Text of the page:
Background Reading:

Kevin Z. Lin, Jing Lei and Kathryn Roeder
Exponential-family embedding with application to cell developmental trajectories for single-cell RNA-seq data
Journal of the American Statistical Association (JASA) 116.534 (2021): 457-470 (biorxiv) (git)

Location:

The speaker will be presenting through zoom. Participants are recommended to meet in the seminar room (Boelter Hall 2760) at 11:00am Thursday. There will also be a zoom session for those who can not physically attend due to COVID related reasons.

Meeting with the speaker:

There are opportunities to meet with the speaker on Thursday afternoon after the seminar. These meetings will be via zoom. If you wish to meet with the speaker, please contact the seminar organizer with suggested time(s).

Please address any questions to the seminar organizer, Mark S. Handcock (handcock@stat.ucla.edu).

Thursday, 11/18/2021, Time: 1:00pm – 2:00pm PST
Random Subspace Ensemble

Yang Feng
Department of Biostatistics, New York University

Abstract:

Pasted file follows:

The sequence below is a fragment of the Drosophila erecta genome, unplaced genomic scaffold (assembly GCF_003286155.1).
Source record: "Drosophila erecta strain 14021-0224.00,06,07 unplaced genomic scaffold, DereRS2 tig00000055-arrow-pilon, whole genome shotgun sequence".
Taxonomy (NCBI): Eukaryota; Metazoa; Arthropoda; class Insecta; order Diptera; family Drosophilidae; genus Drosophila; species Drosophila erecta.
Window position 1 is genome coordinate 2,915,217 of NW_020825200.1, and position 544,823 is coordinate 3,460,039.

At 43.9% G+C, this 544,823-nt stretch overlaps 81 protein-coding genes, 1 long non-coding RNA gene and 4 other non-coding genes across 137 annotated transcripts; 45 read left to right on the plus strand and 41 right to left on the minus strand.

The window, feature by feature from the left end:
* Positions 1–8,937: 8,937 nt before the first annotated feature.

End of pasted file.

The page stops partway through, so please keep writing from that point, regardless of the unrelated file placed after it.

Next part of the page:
We propose a flexible ensemble framework, Random Subspace Ensemble (RaSE). In the RaSE algorithm, we aggregate many weak learners, where each weak learner is trained in a subspace optimally selected from a collection of random subspaces using a base method. In addition, we show that in a high-dimensional framework, the number of random subspaces needs to be very large to guarantee that a subspace covering signals is selected. Therefore, we propose an iterative version of the RaSE algorithm and prove that under some specific conditions, a smaller number of generated random subspaces are needed to find a desirable subspace through iteration. We study the RaSE framework for classification where a general upper bound for the misclassification rate was derived, and for screening where the sure screening property was established. An extension called Super RaSE was proposed to allow the algorithm to select the optimal pair of base method and subspace during the ensemble process. The RaSE framework is implemented in the R package RaSEn on CRAN.